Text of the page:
Democracy, is it too late for Malaysians?

It was a defining moment for most Malaysians last weekend. Even though 10,000 miles away, I was equally excited over the General Election and wouldn’t mind confining myself in front of C’s laptop refreshing the website every other minute to check out on the results of the election.I was a little sceptical at first over the outcome of the election. When C said that there will be more votes for the opposition this time round, I dismissed by saying that the ruling coalition will get no less than 65% majority in the Parliament. How wrong was I and for a rare occassion, I don’t mind being wrong. I am so proud of my fellow Malaysians that my eyes were almost filled with tears.The election committee had done everything in their power, whether legal or illegal to ensure that the ruling coalition always gets an upper hand when it comes to the General Election. The constituencies were drawn in such a way that the ruling coalition always get more seats in the Parliament. For a contrast, there are only about 6,000 voters in Putrajaya (which is a fairly newly created constituency ‘for the ruling coalition’) and Seputeh which is an opposition stronghold has a whopping 70,000 voters (estimates). How they draw the lines, I can never discern, but how Malaysians had put up with such blatant abuse of power, was more mysterious.The government had done everything in their power to suppress the media, be it tv, newspapers or radio. We could only hear of any negative news against the government if you know of any insider who had first hand knowledge. I had the opportunity to hear a first hand account from an ISA detainee who, for miraculous reasons, was not broken down having spent two years in ISA detention. I also had the privilege of attending several seminars about human rights abuse in Malaysia.I wished I could have done more for the people. I wished there was something that I could play a part in. But it was difficult not to feel that everything was too late and what could a small number of people did. But this General Election has shown that all is but too late. I would be more than surprised if the opposition had not won more than 50% of the votes of Malaysians in this General Election. If it wasn’t for the unjustifiable division of constituencies that favour the ruling coalition, we might well see a new government in 50 years of independence. This is only real democracy.I hope that the opposition will grab this chance and shine as I don’t know if they would have to wait another 50 years to have the second chance. Although not being able to form the federal government, they have done very well to secure 5 states to form the state governments.Although most people seem to think that the current PM is to take responsibility for the upset in this General Election and the current state of affairs in Malaysia. I still however think that he is a much better PM than Dr M. It is hardly convincing that his son is one of the 50 richest men in Malaysia and some of his cronies are the most successful businessmen in Malaysia with no lack of billionaires amongst them. At the same time, I am still unconvinced that Najib can ever be a PM given the extremely racist remark he made in 1987 during the Lalang Operation. But as we all know, with money comes power when it comes to Malaysian politics. I should only pray that more and more Malaysians will raise their awareness on such fundamental issues and take them to heart. It concerns their very own welfare and their home soil.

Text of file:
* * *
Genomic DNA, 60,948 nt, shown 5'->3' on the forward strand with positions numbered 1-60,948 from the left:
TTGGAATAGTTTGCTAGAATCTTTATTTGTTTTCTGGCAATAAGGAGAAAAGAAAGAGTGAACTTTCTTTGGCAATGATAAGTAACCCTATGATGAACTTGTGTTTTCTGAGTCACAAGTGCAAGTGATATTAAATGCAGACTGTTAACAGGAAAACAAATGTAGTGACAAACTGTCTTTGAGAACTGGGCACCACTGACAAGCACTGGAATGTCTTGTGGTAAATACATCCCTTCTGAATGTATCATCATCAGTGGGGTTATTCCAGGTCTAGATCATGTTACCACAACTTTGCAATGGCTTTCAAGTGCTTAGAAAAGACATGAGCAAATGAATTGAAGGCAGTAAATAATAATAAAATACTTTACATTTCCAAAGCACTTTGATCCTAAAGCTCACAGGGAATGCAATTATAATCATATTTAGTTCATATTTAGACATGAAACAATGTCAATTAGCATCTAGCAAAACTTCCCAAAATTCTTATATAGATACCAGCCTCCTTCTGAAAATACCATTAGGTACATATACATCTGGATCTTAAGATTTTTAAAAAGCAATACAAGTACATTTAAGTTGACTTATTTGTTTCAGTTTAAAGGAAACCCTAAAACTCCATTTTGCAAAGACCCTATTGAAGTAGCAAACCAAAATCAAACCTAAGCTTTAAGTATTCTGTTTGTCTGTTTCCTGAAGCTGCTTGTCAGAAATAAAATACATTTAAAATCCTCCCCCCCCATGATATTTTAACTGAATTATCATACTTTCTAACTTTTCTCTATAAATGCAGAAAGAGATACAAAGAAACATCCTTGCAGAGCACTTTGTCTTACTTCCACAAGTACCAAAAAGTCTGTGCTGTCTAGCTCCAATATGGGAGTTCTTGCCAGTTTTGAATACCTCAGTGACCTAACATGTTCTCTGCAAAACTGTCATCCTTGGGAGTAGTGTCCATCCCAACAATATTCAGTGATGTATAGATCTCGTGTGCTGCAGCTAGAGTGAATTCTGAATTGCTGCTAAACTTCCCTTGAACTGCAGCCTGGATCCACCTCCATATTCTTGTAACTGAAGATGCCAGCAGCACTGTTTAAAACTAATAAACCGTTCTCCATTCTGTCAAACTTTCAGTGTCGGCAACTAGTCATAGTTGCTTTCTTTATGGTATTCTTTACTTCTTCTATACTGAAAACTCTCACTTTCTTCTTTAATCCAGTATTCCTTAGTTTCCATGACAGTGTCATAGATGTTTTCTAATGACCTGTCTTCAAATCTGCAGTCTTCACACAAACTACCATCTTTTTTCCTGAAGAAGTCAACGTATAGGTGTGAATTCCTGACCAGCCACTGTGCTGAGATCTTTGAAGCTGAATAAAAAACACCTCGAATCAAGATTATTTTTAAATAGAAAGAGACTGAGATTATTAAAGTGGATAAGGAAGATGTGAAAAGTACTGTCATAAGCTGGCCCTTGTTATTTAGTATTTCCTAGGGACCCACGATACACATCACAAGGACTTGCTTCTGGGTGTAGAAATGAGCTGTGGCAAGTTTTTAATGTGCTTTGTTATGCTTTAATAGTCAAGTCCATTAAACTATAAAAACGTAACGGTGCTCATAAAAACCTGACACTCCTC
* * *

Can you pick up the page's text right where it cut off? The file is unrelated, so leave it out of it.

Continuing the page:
Opposition parties captured 5 states in Malaysia

This is monumental. The oppositions managed to capture even Perak from the ruling party Barisan Nasional (BN), on top of Penang, Kelantan, Kedah, and Selangor! It was close, 30 vs 29 seats to the Opposition coalition. As for Selangor, it’s almost like a landslide victory. This is major. You only need to look at the majority votes won by some of the opposition candidates. This election truly marks a new dawn for the political landscape of Malaysia. Every Malaysians should rejoice about this, for a stronger oppositon coalition is going to benefit all Malaysians (maybe less so monetary-wise for some crooks from BN). Let’s face it, even the Malays realise that the government is doing a bad job, and voted against the ruling party. And some of them even urge Chinese and Indians to vote for Democratic Action Party (DAP), a chinese-led opposition party. This is remarkable, don’t you think, although this is how it should be all along, all races in Malaysia living harmoniously. Often it is the ruling party and the national media, controlled by the ruling party, that are trying to paint a picture of potential racial divide to the people. Many people are no fool anymore. Look at the election results.This is just the beginning of a new Malaysia. All these could come to nothing if we do not make use of this opportunity given by the citizens of Malaysia. First of all, as promised by the politicians, we need to make sure that basic problems faced by the citizens are tackled – crime, inflation, among others. Corruptions are more deep rooted problem. It will take some time, but it can be done when there is a transparent government, a civil society, and an unshackled and independent media. So let’s make sure that we all are working towards this “ideals” given the opportunity!

DAP’s rally at SS2

Looking at the crowds, the support given to Ms Fong Po Kuan, and the speech given by her, slowly and clearly in Cantonese and English to reach all audience, I got a bit emotional. Malaysia really need someone like her, and we Malaysians should be thankful for having such a passionate fellow Malaysian who is willing to get her sleeves up and do the dirty work for the citizens.Election is today, Malaysia time…